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A re-appraisal of the spatial distribution of single and multi-moat prehistoric sites in Northeast Thailand

Scott, Glenn; O'Reilly, Dougald

Description

The circular, moated sites of Northeast Thailand are among the most readily distinguished archaeological features in prehistoric Southeast Asia via aerial survey. Seminal work analysing the distribution of these sites was undertaken by Moore, Welch and McNeill in the late 1980s and early 1990s. These studies sought to analyse spatial clustering and the relationship between elevation with site size and density. Recent research by the authors has led to the discovery of further moated sites in...[Show more]

dc.contributor.authorScott, Glenn
dc.contributor.authorO'Reilly, Dougald
dc.date.accessioned2021-04-30T01:05:18Z
dc.identifier.issn2352-2267
dc.identifier.urihttp://hdl.handle.net/1885/231164
dc.description.abstractThe circular, moated sites of Northeast Thailand are among the most readily distinguished archaeological features in prehistoric Southeast Asia via aerial survey. Seminal work analysing the distribution of these sites was undertaken by Moore, Welch and McNeill in the late 1980s and early 1990s. These studies sought to analyse spatial clustering and the relationship between elevation with site size and density. Recent research by the authors has led to the discovery of further moated sites in Northeast Thailand thereby potentially affecting the conclusions reached by Moore, Welch and McNeill. This paper revisits Moore's original nearest neighbor analysis, including newly identified sites. Moore had concluded there was a random distribution of moated sites in her study area but the updated research clearly demonstrates clustering of moated sites in the Khorat Basin. The elevation at which settlements are located is also revealed to be correlated to the size of the sites and the density of distribution of sites in the study area. The authors argue that these results may be due to the reduced availability of water at higher elevations a finding which correlates strongly with recent evidence which links patterns of precipitation to the distribution and density of sites on the Khorat Plateau. These findings may also have implications for the interpretation of socio-political organisation of Iron Age sites in Northeast Thailand.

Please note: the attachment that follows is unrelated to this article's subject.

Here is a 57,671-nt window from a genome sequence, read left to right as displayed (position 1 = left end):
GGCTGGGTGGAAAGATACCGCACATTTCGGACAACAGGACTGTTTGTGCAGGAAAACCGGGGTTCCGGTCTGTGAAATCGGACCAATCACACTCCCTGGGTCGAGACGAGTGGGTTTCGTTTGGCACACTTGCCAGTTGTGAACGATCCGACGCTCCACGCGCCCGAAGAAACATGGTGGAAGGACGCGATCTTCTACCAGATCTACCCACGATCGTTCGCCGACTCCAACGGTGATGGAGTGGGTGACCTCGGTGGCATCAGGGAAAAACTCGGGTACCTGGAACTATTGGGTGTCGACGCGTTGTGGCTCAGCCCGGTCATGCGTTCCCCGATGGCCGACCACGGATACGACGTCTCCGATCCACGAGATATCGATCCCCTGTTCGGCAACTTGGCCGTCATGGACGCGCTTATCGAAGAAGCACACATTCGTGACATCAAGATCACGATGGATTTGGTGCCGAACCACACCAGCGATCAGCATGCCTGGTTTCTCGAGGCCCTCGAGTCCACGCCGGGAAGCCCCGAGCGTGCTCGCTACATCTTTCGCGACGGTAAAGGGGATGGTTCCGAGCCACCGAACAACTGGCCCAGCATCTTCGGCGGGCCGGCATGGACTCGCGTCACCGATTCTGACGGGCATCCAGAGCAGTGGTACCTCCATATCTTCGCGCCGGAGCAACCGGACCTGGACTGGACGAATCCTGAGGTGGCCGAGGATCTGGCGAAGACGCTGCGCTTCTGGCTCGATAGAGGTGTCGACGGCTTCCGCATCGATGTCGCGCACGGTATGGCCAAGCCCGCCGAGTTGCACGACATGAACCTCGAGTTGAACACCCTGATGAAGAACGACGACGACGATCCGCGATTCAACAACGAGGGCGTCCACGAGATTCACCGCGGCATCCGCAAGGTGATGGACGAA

dc.format.mimetypeapplication/pdf
dc.language.isoen_AU
dc.publisherElsevier B.V.
dc.rights© 2017 Elsevier Ltd.
dc.sourceArchaeological Research in Asia
dc.subjectNortheast Thailand
dc.subjectArchaeology
dc.subjectMoated sites
dc.subjectIron Age
dc.subjectLandscape
dc.titleA re-appraisal of the spatial distribution of single and multi-moat prehistoric sites in Northeast Thailand
dc.typeJournal article
local.description.notesImported from ARIES
local.identifier.citationvolume11
dc.date.issued2017
local.identifier.absfor210103 - Archaeology of Asia, Africa and the Americas
local.identifier.ariespublicationa383154xPUB6579
local.publisher.urlhttps://www.elsevier.com/en-au
local.type.statusPublished Version
local.contributor.affiliationScott, Glenn, College of Arts and Social Sciences, ANU
local.contributor.affiliationO'Reilly, Dougald, College of Arts and Social Sciences, ANU
local.description.embargo2099-12-31
local.bibliographicCitation.startpage69
local.bibliographicCitation.lastpage76
local.identifier.doi10.1016/j.ara.2017.05.005
dc.date.updated2020-11-23T10:07:46Z
local.identifier.scopusID2-s2.0-85020518528
CollectionsANU Research Publications

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